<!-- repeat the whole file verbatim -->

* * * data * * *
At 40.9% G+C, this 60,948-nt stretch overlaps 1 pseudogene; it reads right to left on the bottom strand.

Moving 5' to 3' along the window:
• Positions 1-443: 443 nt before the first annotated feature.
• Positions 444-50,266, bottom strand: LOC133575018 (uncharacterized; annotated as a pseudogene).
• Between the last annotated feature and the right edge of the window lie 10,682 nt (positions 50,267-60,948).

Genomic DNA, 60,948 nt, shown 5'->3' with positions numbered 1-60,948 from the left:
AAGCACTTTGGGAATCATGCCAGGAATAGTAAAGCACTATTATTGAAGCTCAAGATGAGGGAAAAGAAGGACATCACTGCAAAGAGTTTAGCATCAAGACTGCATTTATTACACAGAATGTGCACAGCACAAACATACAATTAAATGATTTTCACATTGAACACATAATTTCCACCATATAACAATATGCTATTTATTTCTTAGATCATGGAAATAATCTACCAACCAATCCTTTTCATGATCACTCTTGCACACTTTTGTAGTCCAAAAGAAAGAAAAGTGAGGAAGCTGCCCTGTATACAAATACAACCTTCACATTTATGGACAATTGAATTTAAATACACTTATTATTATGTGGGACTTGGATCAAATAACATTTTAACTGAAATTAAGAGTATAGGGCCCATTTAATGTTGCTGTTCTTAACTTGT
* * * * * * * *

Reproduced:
At 40.9% G+C, this 60,948-nt stretch overlaps 1 pseudogene; it reads right to left on the bottom strand.

Moving 5' to 3' along the window:
• Positions 1-443: 443 nt before the first annotated feature.
• Positions 444-50,266, bottom strand: LOC133575018 (uncharacterized; annotated as a pseudogene).
• Between the last annotated feature and the right edge of the window lie 10,682 nt (positions 50,267-60,948).

Genomic DNA, 60,948 nt, shown 5'->3' with positions numbered 1-60,948 from the left:
AAGCACTTTGGGAATCATGCCAGGAATAGTAAAGCACTATTATTGAAGCTCAAGATGAGGGAAAAGAAGGACATCACTGCAAAGAGTTTAGCATCAAGACTGCATTTATTACACAGAATGTGCACAGCACAAACATACAATTAAATGATTTTCACATTGAACACATAATTTCCACCATATAACAATATGCTATTTATTTCTTAGATCATGGAAATAATCTACCAACCAATCCTTTTCATGATCACTCTTGCACACTTTTGTAGTCCAAAAGAAAGAAAAGTGAGGAAGCTGCCCTGTATACAAATACAACCTTCACATTTATGGACAATTGAATTTAAATACACTTATTATTATGTGGGACTTGGATCAAATAACATTTTAACTGAAATTAAGAGTATAGGGCCCATTTAATGTTGCTGTTCTTAACTTGT